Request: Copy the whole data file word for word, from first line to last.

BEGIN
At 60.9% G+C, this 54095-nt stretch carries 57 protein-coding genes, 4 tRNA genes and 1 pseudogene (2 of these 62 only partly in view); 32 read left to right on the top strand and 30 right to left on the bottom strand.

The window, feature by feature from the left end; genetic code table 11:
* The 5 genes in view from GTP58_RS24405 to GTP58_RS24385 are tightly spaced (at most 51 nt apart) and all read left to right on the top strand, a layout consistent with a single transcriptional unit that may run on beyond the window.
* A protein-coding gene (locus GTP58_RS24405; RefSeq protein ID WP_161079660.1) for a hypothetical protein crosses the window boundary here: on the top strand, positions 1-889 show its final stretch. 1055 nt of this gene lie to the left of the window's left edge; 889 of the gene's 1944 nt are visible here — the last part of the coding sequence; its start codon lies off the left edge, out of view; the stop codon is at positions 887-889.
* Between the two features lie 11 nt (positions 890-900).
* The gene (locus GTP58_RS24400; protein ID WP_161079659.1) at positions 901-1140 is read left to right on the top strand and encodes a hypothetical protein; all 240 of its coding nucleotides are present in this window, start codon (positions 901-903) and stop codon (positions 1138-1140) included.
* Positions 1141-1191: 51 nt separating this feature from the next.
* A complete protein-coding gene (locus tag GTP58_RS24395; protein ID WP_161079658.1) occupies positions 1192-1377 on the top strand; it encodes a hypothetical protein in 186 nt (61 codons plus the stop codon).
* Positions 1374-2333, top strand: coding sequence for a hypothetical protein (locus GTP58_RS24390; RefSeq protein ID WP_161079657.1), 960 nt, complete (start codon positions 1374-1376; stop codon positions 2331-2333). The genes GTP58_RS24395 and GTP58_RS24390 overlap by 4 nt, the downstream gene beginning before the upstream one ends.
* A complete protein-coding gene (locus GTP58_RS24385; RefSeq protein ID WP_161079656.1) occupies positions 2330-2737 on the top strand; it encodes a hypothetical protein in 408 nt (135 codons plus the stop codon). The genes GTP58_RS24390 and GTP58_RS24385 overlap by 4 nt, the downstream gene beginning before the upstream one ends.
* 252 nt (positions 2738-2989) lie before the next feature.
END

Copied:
At 60.9% G+C, this 54095-nt stretch carries 57 protein-coding genes, 4 tRNA genes and 1 pseudogene (2 of these 62 only partly in view); 32 read left to right on the top strand and 30 right to left on the bottom strand.

The window, feature by feature from the left end; genetic code table 11:
* The 5 genes in view from GTP58_RS24405 to GTP58_RS24385 are tightly spaced (at most 51 nt apart) and all read left to right on the top strand, a layout consistent with a single transcriptional unit that may run on beyond the window.
* A protein-coding gene (locus GTP58_RS24405; RefSeq protein ID WP_161079660.1) for a hypothetical protein crosses the window boundary here: on the top strand, positions 1-889 show its final stretch. 1055 nt of this gene lie to the left of the window's left edge; 889 of the gene's 1944 nt are visible here — the last part of the coding sequence; its start codon lies off the left edge, out of view; the stop codon is at positions 887-889.
* Between the two features lie 11 nt (positions 890-900).
* The gene (locus GTP58_RS24400; protein ID WP_161079659.1) at positions 901-1140 is read left to right on the top strand and encodes a hypothetical protein; all 240 of its coding nucleotides are present in this window, start codon (positions 901-903) and stop codon (positions 1138-1140) included.
* Positions 1141-1191: 51 nt separating this feature from the next.
* A complete protein-coding gene (locus tag GTP58_RS24395; protein ID WP_161079658.1) occupies positions 1192-1377 on the top strand; it encodes a hypothetical protein in 186 nt (61 codons plus the stop codon).
* Positions 1374-2333, top strand: coding sequence for a hypothetical protein (locus GTP58_RS24390; RefSeq protein ID WP_161079657.1), 960 nt, complete (start codon positions 1374-1376; stop codon positions 2331-2333). The genes GTP58_RS24395 and GTP58_RS24390 overlap by 4 nt, the downstream gene beginning before the upstream one ends.
* A complete protein-coding gene (locus GTP58_RS24385; RefSeq protein ID WP_161079656.1) occupies positions 2330-2737 on the top strand; it encodes a hypothetical protein in 408 nt (135 codons plus the stop codon). The genes GTP58_RS24390 and GTP58_RS24385 overlap by 4 nt, the downstream gene beginning before the upstream one ends.
* 252 nt (positions 2738-2989) lie before the next feature.